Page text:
Anyway, to make a long story thanks to the cool teachers.  The others, being so uncool, must find the heat excessive.  I will come back to these moments.  Examples of this kind of madness popped up in junior high.  High school definitely changed the equation.  I lost a sense of discipline until two colleges later.  At Santa Barbara City College in the Drama Department, that early love of academia returned.  I got it in the Speech class as well, but I was still uninterested in all other required subjects.  Coming around to my original inspiration for this entry was the fact that only in the drama classes were we (in an artistic sense), able to ask the questions that did not have a preordained answer.  Call it a liberal bias if that's your hang-up, but the questioning of authority seemed to be in the drama department. 

My first play at SBCC was the distinctly anti-war work, Bury the Dead.  A drama in the spirit of Orson Welles' Mercury Players, this almost Brechtian meets Rod Serling production considered the possibility of war dead refusing to die and being martyred and ultimately forgotten for the sake of war profiteers.  I was one of the undead.

Later we did The Night Thoreau Spent in Jail, another pacifist play.  Then later, Abelard & Heloise, on suggestion from yours truly, who had seen the show done in Los Angeles with Diana Rigg and Keith Michell.

A quick slide back to the tyrants who ruled the high school.  Our school had a principal whose last name sounded very close to the word Anus.  Well, this Anus kept suspending me for my ultra cool Illya Kuryakin look of wearing my blonde hair slightly over the ears, and not buzz-cut on the neck like I just landed off of Iwo Jima.  So I was suspended just before the end of my Senior year.  I trimmed my cool mod looks down to a slightly "I've just been released from Baden-Baden camp thanks to the Allies" look by wearing a low cut shirt rather than my usual turtleneck.  Anus sez, "Well, that's good enough ('guden auf') to get back into class.  But you will have to cut it again for Graduation.  You can't look like that if you want to get your diploma."  My response?  "Mail it to me."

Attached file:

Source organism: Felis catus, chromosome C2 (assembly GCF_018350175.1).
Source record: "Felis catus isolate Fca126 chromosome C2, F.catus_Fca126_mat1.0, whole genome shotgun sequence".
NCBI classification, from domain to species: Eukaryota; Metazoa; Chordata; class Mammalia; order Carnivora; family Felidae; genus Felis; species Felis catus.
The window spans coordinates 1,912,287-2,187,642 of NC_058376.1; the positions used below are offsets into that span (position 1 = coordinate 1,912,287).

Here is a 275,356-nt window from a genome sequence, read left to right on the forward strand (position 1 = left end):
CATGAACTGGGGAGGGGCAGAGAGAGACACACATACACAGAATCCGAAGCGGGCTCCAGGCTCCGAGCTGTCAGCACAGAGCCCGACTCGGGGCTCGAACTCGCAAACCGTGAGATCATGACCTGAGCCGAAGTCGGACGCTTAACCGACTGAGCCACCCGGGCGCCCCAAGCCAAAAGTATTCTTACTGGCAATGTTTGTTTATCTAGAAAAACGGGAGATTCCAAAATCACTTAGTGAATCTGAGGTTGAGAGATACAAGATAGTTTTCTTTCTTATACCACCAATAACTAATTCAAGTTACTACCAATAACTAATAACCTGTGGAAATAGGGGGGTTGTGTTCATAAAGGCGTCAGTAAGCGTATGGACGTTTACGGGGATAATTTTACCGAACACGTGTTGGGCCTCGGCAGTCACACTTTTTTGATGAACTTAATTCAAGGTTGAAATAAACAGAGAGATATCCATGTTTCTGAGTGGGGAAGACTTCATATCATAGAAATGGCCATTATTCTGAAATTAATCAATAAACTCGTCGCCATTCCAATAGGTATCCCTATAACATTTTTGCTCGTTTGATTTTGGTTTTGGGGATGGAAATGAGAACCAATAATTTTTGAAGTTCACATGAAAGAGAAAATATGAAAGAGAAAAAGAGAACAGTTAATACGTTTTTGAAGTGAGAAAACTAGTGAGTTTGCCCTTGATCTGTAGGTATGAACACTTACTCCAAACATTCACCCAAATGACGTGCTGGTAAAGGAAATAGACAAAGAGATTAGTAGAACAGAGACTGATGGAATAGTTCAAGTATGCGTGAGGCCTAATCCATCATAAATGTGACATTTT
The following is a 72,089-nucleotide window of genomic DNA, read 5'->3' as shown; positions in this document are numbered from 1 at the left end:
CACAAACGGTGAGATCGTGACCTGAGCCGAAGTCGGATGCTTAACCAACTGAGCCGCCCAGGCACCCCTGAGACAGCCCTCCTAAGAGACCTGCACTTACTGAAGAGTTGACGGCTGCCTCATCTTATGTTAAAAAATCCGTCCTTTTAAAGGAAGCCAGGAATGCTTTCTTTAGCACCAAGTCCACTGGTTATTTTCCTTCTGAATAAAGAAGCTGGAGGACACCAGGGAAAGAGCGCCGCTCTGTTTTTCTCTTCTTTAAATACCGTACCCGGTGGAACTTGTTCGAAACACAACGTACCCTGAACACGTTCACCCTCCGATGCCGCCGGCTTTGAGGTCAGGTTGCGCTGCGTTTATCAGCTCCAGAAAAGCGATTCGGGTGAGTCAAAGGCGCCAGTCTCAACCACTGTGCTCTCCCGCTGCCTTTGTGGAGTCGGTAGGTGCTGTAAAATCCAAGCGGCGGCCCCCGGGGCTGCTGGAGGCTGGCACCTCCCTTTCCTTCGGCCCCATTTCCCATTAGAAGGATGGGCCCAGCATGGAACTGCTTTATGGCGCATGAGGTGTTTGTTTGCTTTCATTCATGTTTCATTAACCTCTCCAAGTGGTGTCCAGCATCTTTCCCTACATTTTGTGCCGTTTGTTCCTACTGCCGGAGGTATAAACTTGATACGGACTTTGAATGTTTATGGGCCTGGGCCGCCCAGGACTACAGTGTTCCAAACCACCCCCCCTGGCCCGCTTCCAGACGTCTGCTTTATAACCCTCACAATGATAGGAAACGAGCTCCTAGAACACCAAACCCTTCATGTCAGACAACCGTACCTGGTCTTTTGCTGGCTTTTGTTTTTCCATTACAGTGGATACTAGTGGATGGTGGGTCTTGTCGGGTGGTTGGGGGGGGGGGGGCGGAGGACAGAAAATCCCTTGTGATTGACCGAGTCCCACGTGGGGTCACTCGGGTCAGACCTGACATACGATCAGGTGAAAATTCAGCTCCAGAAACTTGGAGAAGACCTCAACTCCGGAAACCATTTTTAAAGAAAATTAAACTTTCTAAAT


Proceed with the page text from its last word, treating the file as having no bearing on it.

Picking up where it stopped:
A further side note regarding principal Anus.  Long after I left the multi-purpose rooms of John A. Rowland and was doing my thing in Santa Barbara, I saw my old alma mustard mentioned in the news regarding a political embarrassment.  It seemed the high school band had been invited to play at President Richard M. Nixon's arrival at not-so-nearby Ontario airport.  A band member, not being a fan of Tricky Dick, but still having to play for the Fearless Leader's arrival, felt he would show his right to dissent by placing a McGovern sticker in his tuba horn bell.  The result from my former principal expulsion from high school...and those rip roarin' raiders. You can't write better drama than this.  I wonder where my Anus is today?  He seemed to give us all PILES of trouble.

Drama folks.  It started with the Greeks, maybe earlier.  The Trojan Women or Johnny Got His Gun.  Liberal Arts.  Me likee.